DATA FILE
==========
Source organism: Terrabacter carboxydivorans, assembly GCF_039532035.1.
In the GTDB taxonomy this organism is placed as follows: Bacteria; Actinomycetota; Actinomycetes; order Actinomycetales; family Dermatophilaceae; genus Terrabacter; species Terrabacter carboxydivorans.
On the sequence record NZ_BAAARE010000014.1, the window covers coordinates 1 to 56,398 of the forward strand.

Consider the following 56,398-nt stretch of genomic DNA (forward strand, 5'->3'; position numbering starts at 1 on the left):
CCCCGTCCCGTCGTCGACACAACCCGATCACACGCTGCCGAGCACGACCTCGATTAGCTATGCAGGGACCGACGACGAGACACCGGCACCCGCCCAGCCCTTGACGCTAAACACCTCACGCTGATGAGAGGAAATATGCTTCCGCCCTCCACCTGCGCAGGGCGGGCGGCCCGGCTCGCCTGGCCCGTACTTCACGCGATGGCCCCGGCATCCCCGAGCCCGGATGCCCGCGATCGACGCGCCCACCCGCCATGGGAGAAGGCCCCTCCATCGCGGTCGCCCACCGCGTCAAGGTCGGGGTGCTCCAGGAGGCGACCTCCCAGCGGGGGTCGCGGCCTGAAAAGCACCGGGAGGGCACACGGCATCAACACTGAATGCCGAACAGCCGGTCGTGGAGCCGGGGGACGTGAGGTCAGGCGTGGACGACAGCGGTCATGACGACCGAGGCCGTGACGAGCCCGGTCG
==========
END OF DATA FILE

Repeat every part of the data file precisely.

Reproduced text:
Source organism: Terrabacter carboxydivorans, assembly GCF_039532035.1.
In the GTDB taxonomy this organism is placed as follows: Bacteria; Actinomycetota; Actinomycetes; order Actinomycetales; family Dermatophilaceae; genus Terrabacter; species Terrabacter carboxydivorans.
On the sequence record NZ_BAAARE010000014.1, the window covers coordinates 1 to 56,398 of the forward strand.

Consider the following 56,398-nt stretch of genomic DNA (forward strand, 5'->3'; position numbering starts at 1 on the left):
CCCCGTCCCGTCGTCGACACAACCCGATCACACGCTGCCGAGCACGACCTCGATTAGCTATGCAGGGACCGACGACGAGACACCGGCACCCGCCCAGCCCTTGACGCTAAACACCTCACGCTGATGAGAGGAAATATGCTTCCGCCCTCCACCTGCGCAGGGCGGGCGGCCCGGCTCGCCTGGCCCGTACTTCACGCGATGGCCCCGGCATCCCCGAGCCCGGATGCCCGCGATCGACGCGCCCACCCGCCATGGGAGAAGGCCCCTCCATCGCGGTCGCCCACCGCGTCAAGGTCGGGGTGCTCCAGGAGGCGACCTCCCAGCGGGGGTCGCGGCCTGAAAAGCACCGGGAGGGCACACGGCATCAACACTGAATGCCGAACAGCCGGTCGTGGAGCCGGGGGACGTGAGGTCAGGCGTGGACGACAGCGGTCATGACGACCGAGGCCGTGACGAGCCCGGTCG